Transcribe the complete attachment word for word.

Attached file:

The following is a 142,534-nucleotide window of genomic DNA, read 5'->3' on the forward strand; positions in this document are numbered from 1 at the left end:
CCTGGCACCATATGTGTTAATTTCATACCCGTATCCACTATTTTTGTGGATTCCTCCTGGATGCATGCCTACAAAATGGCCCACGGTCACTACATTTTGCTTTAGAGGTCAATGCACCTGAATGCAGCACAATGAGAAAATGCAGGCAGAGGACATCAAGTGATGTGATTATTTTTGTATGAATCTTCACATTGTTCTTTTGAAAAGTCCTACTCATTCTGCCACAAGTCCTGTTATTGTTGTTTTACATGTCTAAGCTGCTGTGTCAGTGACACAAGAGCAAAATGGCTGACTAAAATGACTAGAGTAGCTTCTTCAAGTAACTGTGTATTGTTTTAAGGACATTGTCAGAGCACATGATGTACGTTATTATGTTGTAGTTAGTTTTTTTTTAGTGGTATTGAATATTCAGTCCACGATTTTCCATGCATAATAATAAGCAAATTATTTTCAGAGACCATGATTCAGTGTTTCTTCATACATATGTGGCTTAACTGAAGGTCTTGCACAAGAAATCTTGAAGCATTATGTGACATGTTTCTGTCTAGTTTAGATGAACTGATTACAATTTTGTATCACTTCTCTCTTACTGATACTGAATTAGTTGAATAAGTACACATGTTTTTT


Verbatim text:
The following is a 142,534-nucleotide window of genomic DNA, read 5'->3' on the forward strand; positions in this document are numbered from 1 at the left end:
CCTGGCACCATATGTGTTAATTTCATACCCGTATCCACTATTTTTGTGGATTCCTCCTGGATGCATGCCTACAAAATGGCCCACGGTCACTACATTTTGCTTTAGAGGTCAATGCACCTGAATGCAGCACAATGAGAAAATGCAGGCAGAGGACATCAAGTGATGTGATTATTTTTGTATGAATCTTCACATTGTTCTTTTGAAAAGTCCTACTCATTCTGCCACAAGTCCTGTTATTGTTGTTTTACATGTCTAAGCTGCTGTGTCAGTGACACAAGAGCAAAATGGCTGACTAAAATGACTAGAGTAGCTTCTTCAAGTAACTGTGTATTGTTTTAAGGACATTGTCAGAGCACATGATGTACGTTATTATGTTGTAGTTAGTTTTTTTTTAGTGGTATTGAATATTCAGTCCACGATTTTCCATGCATAATAATAAGCAAATTATTTTCAGAGACCATGATTCAGTGTTTCTTCATACATATGTGGCTTAACTGAAGGTCTTGCACAAGAAATCTTGAAGCATTATGTGACATGTTTCTGTCTAGTTTAGATGAACTGATTACAATTTTGTATCACTTCTCTCTTACTGATACTGAATTAGTTGAATAAGTACACATGTTTTTT